Other thing the Big Bubble took with it when it busted was half the work in the world. People who had things to sell all of a sudden had more of ’em than they knew what to do with. They tried to unload ’em on the other people, the ones who all of a sudden didn’t have the money to buy ’em. They couldn’t hardly hire those people to make more things, not when nobody could afford the stuff they already had clogging their warehouses.
It was a great big mess. Hell and breakfast, it’s still a great big mess now. And nobody but nobody has the first notion of how long it’ll go right on being a great big mess.
Take a look at me, for instance. Not like I’m anything special. You can find guys just like me in any town from San Diego to Boston. More of ’em in those big cities, matter of fact. But take a look at me anyhow. You may as well. I’m right here in front of you, talkin’ your ear off.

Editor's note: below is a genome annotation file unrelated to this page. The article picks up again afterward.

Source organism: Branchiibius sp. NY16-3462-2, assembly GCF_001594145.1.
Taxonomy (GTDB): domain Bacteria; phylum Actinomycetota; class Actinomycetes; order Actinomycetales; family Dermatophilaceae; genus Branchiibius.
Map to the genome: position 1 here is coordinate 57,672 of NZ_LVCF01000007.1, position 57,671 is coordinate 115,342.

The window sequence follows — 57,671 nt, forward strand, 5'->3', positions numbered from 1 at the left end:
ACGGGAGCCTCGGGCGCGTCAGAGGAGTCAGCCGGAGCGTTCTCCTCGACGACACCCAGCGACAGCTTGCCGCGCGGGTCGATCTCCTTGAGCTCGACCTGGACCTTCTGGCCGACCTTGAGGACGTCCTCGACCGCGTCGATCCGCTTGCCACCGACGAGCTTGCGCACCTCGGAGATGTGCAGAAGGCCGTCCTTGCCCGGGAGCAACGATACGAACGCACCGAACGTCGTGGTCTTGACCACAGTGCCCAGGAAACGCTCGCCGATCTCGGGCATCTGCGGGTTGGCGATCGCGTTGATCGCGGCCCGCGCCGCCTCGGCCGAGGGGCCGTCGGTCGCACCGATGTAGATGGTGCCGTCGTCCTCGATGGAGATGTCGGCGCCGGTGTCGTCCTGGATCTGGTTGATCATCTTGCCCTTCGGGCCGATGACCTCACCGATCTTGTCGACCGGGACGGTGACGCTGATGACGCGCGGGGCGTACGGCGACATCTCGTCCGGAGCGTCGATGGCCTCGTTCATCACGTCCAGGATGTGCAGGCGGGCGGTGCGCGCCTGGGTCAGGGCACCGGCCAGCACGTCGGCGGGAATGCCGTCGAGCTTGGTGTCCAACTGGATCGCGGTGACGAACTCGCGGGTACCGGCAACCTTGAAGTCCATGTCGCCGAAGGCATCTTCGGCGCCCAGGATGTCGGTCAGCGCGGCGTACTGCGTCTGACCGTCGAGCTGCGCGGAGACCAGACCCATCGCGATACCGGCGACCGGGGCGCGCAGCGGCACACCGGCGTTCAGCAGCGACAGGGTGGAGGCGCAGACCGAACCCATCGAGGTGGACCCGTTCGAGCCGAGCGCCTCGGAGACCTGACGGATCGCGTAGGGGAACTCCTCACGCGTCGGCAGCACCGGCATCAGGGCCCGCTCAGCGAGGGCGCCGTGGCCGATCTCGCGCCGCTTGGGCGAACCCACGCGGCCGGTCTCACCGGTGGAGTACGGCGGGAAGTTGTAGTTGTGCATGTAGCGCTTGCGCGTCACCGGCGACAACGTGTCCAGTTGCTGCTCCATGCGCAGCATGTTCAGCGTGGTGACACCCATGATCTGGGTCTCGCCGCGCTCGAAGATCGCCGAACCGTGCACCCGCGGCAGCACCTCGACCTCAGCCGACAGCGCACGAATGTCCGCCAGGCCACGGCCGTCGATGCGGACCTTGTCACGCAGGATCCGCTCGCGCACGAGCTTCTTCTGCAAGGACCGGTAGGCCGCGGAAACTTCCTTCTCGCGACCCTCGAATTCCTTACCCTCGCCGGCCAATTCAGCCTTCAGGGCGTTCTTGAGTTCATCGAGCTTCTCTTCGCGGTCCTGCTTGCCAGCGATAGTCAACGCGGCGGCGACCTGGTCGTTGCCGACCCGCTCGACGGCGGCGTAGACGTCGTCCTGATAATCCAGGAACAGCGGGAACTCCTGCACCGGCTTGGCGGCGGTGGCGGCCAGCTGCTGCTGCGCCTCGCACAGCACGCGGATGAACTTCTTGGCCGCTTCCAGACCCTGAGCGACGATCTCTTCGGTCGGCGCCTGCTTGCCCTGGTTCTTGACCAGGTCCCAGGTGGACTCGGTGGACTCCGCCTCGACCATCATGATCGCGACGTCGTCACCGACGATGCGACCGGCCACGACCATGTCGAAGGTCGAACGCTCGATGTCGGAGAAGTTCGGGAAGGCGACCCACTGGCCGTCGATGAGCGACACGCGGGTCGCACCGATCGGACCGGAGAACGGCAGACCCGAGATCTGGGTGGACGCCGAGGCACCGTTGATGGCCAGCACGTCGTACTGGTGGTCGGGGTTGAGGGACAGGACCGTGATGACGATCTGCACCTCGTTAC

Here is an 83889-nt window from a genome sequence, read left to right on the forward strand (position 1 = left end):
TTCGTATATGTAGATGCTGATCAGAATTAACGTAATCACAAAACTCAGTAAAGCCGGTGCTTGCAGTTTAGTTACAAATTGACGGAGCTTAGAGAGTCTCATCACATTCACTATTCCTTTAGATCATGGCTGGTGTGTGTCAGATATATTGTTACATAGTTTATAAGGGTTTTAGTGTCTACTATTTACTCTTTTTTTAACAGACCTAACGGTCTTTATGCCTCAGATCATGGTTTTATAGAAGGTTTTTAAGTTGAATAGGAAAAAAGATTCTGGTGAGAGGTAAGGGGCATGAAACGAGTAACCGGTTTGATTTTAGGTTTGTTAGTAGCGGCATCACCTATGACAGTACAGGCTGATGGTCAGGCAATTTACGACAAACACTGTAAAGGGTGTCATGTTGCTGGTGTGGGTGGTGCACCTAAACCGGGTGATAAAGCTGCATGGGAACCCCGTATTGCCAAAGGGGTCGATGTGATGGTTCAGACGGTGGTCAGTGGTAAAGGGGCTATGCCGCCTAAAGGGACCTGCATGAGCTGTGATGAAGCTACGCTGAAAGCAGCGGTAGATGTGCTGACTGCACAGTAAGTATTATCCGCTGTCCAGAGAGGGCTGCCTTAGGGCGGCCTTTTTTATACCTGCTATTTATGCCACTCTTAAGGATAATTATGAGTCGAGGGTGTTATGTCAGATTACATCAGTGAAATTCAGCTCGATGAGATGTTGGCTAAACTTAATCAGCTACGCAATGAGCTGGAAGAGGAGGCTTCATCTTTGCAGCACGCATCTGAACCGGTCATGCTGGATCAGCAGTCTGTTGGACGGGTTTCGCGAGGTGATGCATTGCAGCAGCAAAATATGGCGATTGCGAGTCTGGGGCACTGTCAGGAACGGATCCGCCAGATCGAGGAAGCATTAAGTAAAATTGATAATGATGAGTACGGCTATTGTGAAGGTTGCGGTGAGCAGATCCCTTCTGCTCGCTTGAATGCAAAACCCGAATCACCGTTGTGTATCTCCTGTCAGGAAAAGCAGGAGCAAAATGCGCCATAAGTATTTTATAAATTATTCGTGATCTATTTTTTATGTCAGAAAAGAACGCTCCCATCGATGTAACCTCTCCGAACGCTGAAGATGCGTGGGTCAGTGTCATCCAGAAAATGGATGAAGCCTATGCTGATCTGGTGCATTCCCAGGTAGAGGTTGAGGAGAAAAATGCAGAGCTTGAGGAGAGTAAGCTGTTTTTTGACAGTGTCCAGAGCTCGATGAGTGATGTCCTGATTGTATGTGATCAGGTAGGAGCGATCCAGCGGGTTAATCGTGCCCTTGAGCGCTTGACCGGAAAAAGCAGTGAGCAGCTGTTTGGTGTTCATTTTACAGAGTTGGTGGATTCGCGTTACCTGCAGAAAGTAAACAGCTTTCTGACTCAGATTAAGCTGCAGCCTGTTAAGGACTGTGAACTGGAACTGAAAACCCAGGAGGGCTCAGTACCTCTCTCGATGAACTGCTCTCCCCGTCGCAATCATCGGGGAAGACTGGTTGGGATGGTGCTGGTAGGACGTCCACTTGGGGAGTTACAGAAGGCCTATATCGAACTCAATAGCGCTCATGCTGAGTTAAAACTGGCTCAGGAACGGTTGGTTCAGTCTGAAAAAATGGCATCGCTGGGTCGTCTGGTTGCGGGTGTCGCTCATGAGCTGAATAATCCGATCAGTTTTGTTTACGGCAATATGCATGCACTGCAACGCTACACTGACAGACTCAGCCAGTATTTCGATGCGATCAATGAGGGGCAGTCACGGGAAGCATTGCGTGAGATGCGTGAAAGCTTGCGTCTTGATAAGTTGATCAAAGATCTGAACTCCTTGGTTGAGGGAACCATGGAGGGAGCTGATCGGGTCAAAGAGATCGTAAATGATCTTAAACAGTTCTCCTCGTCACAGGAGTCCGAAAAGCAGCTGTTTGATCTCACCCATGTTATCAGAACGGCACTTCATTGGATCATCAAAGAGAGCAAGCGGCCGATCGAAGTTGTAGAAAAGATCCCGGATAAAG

Jack Spivey, at your service. I know too well I’m not extra handsome, but I’m not what you’d call homely, either. I was twenty-four that May, on account of I was born in February of 1910. Old enough to know better, you’d think. Well, I would’ve thought so, too. Only goes to show, doesn’t it?
So there I was on that bright May morning, walking along Spruce Street in Enid, Oklahoma. I didn’t have two quarters to jingle in my pocket. Yeah, plenty like me, Lord knows. Too damn many like me. I wasn’t thinking about much of anything, if you want to know the truth. Maybe wondering how come the leaves on the trees didn’t seem so bright as they had before the bustup, and why the grass looked to be a duller green.
Your hotshot wizards, they’ll tell you things haven’t really changed. They’ll tell you it’s all in your head. What I’ll tell you is, your hotshot wizards weren’t walking down Spruce with me that morning.